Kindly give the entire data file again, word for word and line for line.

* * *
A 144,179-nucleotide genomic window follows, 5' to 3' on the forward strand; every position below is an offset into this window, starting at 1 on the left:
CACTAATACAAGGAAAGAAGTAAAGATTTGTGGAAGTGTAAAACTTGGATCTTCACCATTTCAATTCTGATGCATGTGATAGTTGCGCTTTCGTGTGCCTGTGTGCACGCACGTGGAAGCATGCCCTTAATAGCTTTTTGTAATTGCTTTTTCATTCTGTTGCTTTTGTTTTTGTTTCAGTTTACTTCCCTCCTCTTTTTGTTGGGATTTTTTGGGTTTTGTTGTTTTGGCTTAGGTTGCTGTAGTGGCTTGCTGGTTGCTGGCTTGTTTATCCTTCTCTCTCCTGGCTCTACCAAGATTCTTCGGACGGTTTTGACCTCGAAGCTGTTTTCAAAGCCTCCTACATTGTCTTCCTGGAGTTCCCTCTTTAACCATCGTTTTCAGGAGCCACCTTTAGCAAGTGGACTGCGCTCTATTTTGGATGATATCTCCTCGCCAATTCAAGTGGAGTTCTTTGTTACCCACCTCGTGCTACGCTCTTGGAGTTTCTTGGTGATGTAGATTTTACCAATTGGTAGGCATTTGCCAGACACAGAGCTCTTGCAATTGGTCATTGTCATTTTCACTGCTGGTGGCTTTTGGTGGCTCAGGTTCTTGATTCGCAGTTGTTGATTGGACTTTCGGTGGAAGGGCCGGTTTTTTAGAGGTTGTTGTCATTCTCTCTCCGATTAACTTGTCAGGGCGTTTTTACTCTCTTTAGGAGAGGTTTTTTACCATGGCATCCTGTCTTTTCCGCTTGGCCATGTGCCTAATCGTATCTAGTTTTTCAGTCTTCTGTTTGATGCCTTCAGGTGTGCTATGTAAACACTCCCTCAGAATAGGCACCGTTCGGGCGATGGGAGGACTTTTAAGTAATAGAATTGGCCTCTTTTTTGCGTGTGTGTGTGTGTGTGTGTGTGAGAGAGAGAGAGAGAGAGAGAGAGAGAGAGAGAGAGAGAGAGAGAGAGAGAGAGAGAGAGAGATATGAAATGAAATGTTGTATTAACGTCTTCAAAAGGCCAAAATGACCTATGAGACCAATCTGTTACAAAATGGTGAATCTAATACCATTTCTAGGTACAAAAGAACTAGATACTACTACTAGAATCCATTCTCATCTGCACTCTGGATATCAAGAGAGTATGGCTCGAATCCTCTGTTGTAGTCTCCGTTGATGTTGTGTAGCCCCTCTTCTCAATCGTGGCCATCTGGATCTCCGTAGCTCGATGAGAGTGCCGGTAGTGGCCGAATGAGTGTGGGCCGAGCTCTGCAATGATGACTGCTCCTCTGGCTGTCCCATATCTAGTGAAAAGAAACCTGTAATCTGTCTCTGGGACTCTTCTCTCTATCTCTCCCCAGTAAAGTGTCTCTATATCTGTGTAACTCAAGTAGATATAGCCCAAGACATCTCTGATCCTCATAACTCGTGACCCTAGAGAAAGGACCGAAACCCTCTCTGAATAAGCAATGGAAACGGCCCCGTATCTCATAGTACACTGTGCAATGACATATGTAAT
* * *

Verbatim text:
A 144,179-nucleotide genomic window follows, 5' to 3' on the forward strand; every position below is an offset into this window, starting at 1 on the left:
CACTAATACAAGGAAAGAAGTAAAGATTTGTGGAAGTGTAAAACTTGGATCTTCACCATTTCAATTCTGATGCATGTGATAGTTGCGCTTTCGTGTGCCTGTGTGCACGCACGTGGAAGCATGCCCTTAATAGCTTTTTGTAATTGCTTTTTCATTCTGTTGCTTTTGTTTTTGTTTCAGTTTACTTCCCTCCTCTTTTTGTTGGGATTTTTTGGGTTTTGTTGTTTTGGCTTAGGTTGCTGTAGTGGCTTGCTGGTTGCTGGCTTGTTTATCCTTCTCTCTCCTGGCTCTACCAAGATTCTTCGGACGGTTTTGACCTCGAAGCTGTTTTCAAAGCCTCCTACATTGTCTTCCTGGAGTTCCCTCTTTAACCATCGTTTTCAGGAGCCACCTTTAGCAAGTGGACTGCGCTCTATTTTGGATGATATCTCCTCGCCAATTCAAGTGGAGTTCTTTGTTACCCACCTCGTGCTACGCTCTTGGAGTTTCTTGGTGATGTAGATTTTACCAATTGGTAGGCATTTGCCAGACACAGAGCTCTTGCAATTGGTCATTGTCATTTTCACTGCTGGTGGCTTTTGGTGGCTCAGGTTCTTGATTCGCAGTTGTTGATTGGACTTTCGGTGGAAGGGCCGGTTTTTTAGAGGTTGTTGTCATTCTCTCTCCGATTAACTTGTCAGGGCGTTTTTACTCTCTTTAGGAGAGGTTTTTTACCATGGCATCCTGTCTTTTCCGCTTGGCCATGTGCCTAATCGTATCTAGTTTTTCAGTCTTCTGTTTGATGCCTTCAGGTGTGCTATGTAAACACTCCCTCAGAATAGGCACCGTTCGGGCGATGGGAGGACTTTTAAGTAATAGAATTGGCCTCTTTTTTGCGTGTGTGTGTGTGTGTGTGTGTGAGAGAGAGAGAGAGAGAGAGAGAGAGAGAGAGAGAGAGAGAGAGAGAGAGAGAGAGAGAGAGATATGAAATGAAATGTTGTATTAACGTCTTCAAAAGGCCAAAATGACCTATGAGACCAATCTGTTACAAAATGGTGAATCTAATACCATTTCTAGGTACAAAAGAACTAGATACTACTACTAGAATCCATTCTCATCTGCACTCTGGATATCAAGAGAGTATGGCTCGAATCCTCTGTTGTAGTCTCCGTTGATGTTGTGTAGCCCCTCTTCTCAATCGTGGCCATCTGGATCTCCGTAGCTCGATGAGAGTGCCGGTAGTGGCCGAATGAGTGTGGGCCGAGCTCTGCAATGATGACTGCTCCTCTGGCTGTCCCATATCTAGTGAAAAGAAACCTGTAATCTGTCTCTGGGACTCTTCTCTCTATCTCTCCCCAGTAAAGTGTCTCTATATCTGTGTAACTCAAGTAGATATAGCCCAAGACATCTCTGATCCTCATAACTCGTGACCCTAGAGAAAGGACCGAAACCCTCTCTGAATAAGCAATGGAAACGGCCCCGTATCTCATAGTACACTGTGCAATGACATATGTAAT